For example, picture a case over whether a promotion was given to the proper applicant under a contract clause requiring promotions to be awarded to the “senior qualified applicant.” At arbitration, the parties would almost certain argue vigorously over the meanings of each word and the actions that were taken. An arbitrator’s ruling that the junior employee was qualified and the senior employee was not could lower the morale of the senior grievant and all other senior employees.
As a result of mediating this same dispute, however, the employer and union could agree to a resolution that serves everyone’s interests. The decision to promote the junior employee might stand because the person is clearly qualified, and the senior grievant might receive training over the course of the following year to become qualified for a future opening. Reaching such a sensible, win-win mediated resolution that preserves morale would not be possible if the dispute went before an arbitrator who merely decided whether the collectively bargained contract had been violated.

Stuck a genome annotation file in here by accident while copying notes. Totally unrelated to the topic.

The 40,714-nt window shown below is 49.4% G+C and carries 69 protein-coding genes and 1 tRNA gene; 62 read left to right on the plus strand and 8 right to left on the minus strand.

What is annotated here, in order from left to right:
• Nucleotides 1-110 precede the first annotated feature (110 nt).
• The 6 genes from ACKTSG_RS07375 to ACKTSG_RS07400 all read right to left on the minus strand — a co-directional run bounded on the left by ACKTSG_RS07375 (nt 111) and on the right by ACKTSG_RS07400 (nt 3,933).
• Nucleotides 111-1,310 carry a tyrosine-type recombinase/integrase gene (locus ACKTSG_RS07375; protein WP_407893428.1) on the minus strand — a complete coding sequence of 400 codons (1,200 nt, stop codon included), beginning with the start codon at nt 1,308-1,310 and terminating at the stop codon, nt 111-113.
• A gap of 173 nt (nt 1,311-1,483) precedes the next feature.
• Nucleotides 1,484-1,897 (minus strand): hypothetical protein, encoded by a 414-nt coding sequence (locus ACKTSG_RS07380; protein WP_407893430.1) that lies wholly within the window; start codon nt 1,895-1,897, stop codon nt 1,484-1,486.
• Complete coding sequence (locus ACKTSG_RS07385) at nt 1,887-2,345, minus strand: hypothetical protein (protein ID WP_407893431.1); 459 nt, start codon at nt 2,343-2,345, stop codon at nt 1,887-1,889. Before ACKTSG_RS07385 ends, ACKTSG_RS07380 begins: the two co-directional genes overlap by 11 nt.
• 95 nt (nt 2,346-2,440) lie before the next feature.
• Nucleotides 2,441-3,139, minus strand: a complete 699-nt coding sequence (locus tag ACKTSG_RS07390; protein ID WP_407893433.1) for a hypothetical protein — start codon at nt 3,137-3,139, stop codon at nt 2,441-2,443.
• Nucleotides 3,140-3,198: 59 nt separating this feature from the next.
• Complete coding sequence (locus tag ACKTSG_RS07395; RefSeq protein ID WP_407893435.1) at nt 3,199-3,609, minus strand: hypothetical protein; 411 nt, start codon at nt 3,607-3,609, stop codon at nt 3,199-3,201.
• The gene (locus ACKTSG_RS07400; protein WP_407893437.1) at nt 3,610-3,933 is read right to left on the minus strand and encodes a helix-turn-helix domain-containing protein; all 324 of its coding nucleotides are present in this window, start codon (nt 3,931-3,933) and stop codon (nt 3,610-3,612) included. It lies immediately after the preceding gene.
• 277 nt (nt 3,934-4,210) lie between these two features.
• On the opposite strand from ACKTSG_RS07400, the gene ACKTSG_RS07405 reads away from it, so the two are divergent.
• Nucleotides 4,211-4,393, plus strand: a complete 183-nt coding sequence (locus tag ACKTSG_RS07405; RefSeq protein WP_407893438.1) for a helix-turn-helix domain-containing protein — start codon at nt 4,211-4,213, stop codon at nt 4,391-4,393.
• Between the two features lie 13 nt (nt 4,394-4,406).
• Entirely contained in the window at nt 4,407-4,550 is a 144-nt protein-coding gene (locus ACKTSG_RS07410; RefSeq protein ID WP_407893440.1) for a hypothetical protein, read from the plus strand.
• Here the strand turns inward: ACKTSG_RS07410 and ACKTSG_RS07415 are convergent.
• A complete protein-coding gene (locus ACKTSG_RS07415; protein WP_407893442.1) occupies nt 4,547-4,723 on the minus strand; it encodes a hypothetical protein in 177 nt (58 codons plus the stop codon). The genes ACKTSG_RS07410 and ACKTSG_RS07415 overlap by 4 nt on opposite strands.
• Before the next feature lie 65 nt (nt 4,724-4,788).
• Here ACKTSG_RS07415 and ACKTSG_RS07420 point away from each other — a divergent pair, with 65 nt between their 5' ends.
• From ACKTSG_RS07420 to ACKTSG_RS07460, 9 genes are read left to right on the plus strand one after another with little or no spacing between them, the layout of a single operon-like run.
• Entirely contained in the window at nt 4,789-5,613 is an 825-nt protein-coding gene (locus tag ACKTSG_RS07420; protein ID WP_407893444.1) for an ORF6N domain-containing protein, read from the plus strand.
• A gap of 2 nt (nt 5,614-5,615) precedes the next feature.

Calling in a mediator can also reduce the danger to an organization that results from one party to a dispute becoming so convinced of the rightness of their position that they undervalue the potential for the other side prevailing and the risks that could follow from such an outcome. A mediator can discuss a range of outcomes while educating each party about the weaknesses of their own position and the strength of the opposing side’s position.
These reality checks can be much more persuasive when a neutral third party issues them. The same information from the opposing party will be viewed skeptically.